How to enable two-step verification and protect your Microsoft account on Windows 10

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With hackers becoming more sophisticated, your online accounts can easily fall into the wrong hands if your password isn’t quite strong enough. In the case of a Microsoft Account, that can be especially devastating. Most people usually use a Microsoft Account to log into a Windows PC. And, Microsoft Accounts are home to billing information, photos, documents, and a lot more sensitive information.

Microsoft makes it easy to avoid those troubles by protecting your account through two-step verification. This makes it more difficult for someone else to sign into your Microsoft Account by using two forms of identity, both your password and some security information.

When using two-step verification, if someone else manages to get your password, then they won’t be able to get into your account without the secondary security information. You also can add a third layer of security, too. Here’s a look at how you can enable two-step verification on your Microsoft Account.


password protect

To set up two-step verification, you’ll need an email address that’s different from the one on your account, or a phone number, or an authenticator app like Microsoft Authenticator. When you have one of these, each time you sign in on a new device or new location, you’ll get a security code at that number or email. Microsoft recommends using Authenticator, but we’ll get into that later.

Getting started

two-step verification

Once you’re set to go, you’ll need to head to the Security basics page, and sign in with your Microsoft Account. From there, choose Advanced security options, and click the Get Started link. You can then look for Two-step verification under the Additional Security section. After that, choose Set up two-step verification to turn it on. Follow the directions on the screen and enter in either an alternate email address or phone number, and complete the process. You’ll be emailed or texted a code to verify your identity during the initial setup process.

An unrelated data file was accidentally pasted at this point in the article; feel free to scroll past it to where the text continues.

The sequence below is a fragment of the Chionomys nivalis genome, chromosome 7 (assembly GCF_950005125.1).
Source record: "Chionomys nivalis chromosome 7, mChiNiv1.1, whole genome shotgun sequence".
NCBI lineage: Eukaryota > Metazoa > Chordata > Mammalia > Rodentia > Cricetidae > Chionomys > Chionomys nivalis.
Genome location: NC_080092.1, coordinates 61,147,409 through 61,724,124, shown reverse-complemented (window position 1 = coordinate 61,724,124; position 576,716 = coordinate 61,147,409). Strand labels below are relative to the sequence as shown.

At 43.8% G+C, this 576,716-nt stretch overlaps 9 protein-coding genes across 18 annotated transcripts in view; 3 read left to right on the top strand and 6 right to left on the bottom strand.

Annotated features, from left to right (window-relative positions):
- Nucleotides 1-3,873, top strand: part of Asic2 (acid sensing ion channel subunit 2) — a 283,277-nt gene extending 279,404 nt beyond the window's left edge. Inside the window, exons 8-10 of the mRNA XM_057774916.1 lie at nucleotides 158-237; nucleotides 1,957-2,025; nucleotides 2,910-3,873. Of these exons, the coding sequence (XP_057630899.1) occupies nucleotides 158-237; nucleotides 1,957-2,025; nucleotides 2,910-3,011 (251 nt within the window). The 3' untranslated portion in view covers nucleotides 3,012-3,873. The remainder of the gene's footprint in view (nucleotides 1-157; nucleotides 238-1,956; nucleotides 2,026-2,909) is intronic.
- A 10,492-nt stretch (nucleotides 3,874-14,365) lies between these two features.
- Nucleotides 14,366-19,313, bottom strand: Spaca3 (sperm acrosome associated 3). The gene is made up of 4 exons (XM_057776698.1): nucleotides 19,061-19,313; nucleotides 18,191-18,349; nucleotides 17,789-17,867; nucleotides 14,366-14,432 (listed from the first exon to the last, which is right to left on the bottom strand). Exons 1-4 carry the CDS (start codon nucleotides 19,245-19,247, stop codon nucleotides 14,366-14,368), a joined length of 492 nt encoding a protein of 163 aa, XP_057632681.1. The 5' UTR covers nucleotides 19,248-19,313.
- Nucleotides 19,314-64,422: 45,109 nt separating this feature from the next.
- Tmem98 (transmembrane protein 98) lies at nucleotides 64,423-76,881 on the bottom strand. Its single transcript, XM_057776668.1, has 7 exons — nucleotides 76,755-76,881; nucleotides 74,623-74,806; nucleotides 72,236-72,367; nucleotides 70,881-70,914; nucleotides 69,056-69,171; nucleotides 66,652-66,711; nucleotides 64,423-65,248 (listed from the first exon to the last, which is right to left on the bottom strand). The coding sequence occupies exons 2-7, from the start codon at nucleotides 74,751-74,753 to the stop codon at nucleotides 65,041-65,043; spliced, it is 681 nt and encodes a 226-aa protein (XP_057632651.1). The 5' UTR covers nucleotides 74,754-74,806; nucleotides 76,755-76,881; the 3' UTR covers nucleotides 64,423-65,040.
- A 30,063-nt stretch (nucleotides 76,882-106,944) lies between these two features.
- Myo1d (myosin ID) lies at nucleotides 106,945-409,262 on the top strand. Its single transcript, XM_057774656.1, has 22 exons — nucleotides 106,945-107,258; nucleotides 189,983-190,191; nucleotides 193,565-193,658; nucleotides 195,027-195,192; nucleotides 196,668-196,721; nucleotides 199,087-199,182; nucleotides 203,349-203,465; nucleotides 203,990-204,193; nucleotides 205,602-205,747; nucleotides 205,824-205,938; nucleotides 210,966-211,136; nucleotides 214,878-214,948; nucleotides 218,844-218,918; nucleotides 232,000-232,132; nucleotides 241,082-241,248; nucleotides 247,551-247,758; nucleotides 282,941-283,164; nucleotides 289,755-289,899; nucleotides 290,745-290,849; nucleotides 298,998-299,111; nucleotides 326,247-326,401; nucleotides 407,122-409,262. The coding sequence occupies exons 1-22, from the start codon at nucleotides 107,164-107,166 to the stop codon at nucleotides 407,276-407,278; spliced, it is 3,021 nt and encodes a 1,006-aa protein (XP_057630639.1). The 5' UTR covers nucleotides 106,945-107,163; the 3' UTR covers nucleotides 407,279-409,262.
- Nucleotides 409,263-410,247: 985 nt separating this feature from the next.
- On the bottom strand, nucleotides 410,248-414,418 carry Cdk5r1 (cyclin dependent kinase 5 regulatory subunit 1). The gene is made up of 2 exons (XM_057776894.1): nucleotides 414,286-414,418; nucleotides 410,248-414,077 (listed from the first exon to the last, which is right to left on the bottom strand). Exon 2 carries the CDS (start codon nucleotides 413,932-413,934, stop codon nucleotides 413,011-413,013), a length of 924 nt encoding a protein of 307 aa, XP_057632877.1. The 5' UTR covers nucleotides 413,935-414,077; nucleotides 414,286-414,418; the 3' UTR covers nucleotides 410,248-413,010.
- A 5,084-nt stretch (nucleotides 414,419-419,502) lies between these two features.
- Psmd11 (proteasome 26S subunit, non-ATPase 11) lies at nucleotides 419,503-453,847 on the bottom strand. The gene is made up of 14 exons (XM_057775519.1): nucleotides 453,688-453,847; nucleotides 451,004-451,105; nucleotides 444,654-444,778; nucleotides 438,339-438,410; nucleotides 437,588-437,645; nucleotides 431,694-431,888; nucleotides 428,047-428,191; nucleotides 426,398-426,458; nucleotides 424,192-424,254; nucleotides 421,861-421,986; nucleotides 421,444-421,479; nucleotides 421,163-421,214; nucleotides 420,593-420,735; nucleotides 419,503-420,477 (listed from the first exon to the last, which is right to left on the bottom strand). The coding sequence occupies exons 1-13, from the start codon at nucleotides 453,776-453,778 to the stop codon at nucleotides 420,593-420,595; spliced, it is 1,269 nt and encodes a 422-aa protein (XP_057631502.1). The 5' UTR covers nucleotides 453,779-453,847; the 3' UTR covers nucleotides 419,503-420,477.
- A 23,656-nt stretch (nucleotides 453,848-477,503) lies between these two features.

Other notes

If everything goes well with setting up two-step verification, then you’ll want to be aware of a couple of things. Some apps might not be able to use regular security codes on some apps if you sign in with a Microsoft Account, If this is the case, you’ll need an app password for that device. These passwords can be found under the App passwords section on the Additional security page. If you’re not sure about this, you can check Microsoft’s support page here for more information.

We do have an additional note in regards to two-step verification. If you forget your password when you have two-step verification turned on for your account, you can reset your password as long as Microsoft has two ways to contact you. That can be one of the alternate contact email addresses or a phone number that you used when you turned on two-step verification. You might get two reset codes to verify your identity.

Finally, with two-step verification turned on, each time you set up a new PC with your Microsoft Account, you’ll be required to enter in a security code. Again this is to ensure that you are who you say you are and that your account isn’t in the wrong hands.

Using Microsoft Authenticator

We’ll end our piece by mentioning Microsoft Authenticator. With the Microsoft Authenticator app on iOS and Android, you can skip out on the one-time codes and use a dedicated app to approve your logins instead. We talked about how you can set things up here. Your passwords are secure, too. There’s face recognition, or a PIN to log in to your Microsoft account via your phone. And, Authenticator will sync all of your saved passwords stored in Edge, allowing you to see all your passwords.

Microsoft Authenticator
Microsoft Authenticator

Windows security

Using two-step verification is just one way to keep yourself safe. On Windows, you should also enable TPM and Secure Boot, so your PC has extra protection against unauthorized access. You also should use Windows Defender, so you can have the latest security signatures protecting your PC against malware and spyware.